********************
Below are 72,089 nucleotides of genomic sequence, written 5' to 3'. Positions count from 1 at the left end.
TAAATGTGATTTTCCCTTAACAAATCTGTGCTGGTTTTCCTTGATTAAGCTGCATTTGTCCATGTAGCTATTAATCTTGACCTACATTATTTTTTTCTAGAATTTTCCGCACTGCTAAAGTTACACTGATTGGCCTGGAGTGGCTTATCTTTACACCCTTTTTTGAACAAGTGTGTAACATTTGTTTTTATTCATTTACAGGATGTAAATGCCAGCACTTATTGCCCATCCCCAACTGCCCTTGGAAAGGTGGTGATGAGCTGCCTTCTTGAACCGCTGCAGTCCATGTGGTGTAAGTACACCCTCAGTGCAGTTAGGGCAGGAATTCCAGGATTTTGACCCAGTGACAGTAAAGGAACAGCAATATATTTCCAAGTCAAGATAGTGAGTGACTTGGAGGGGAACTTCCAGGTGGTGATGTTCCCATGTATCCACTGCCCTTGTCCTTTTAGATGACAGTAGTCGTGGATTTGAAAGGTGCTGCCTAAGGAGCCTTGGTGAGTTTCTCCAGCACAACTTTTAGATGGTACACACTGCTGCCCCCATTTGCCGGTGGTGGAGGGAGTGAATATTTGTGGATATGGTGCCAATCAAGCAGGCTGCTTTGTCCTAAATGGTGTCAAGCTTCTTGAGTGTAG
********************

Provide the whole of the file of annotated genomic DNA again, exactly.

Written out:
Below are 72,089 nucleotides of genomic sequence, written 5' to 3'. Positions count from 1 at the left end.
TAAATGTGATTTTCCCTTAACAAATCTGTGCTGGTTTTCCTTGATTAAGCTGCATTTGTCCATGTAGCTATTAATCTTGACCTACATTATTTTTTTCTAGAATTTTCCGCACTGCTAAAGTTACACTGATTGGCCTGGAGTGGCTTATCTTTACACCCTTTTTTGAACAAGTGTGTAACATTTGTTTTTATTCATTTACAGGATGTAAATGCCAGCACTTATTGCCCATCCCCAACTGCCCTTGGAAAGGTGGTGATGAGCTGCCTTCTTGAACCGCTGCAGTCCATGTGGTGTAAGTACACCCTCAGTGCAGTTAGGGCAGGAATTCCAGGATTTTGACCCAGTGACAGTAAAGGAACAGCAATATATTTCCAAGTCAAGATAGTGAGTGACTTGGAGGGGAACTTCCAGGTGGTGATGTTCCCATGTATCCACTGCCCTTGTCCTTTTAGATGACAGTAGTCGTGGATTTGAAAGGTGCTGCCTAAGGAGCCTTGGTGAGTTTCTCCAGCACAACTTTTAGATGGTACACACTGCTGCCCCCATTTGCCGGTGGTGGAGGGAGTGAATATTTGTGGATATGGTGCCAATCAAGCAGGCTGCTTTGTCCTAAATGGTGTCAAGCTTCTTGAGTGTAG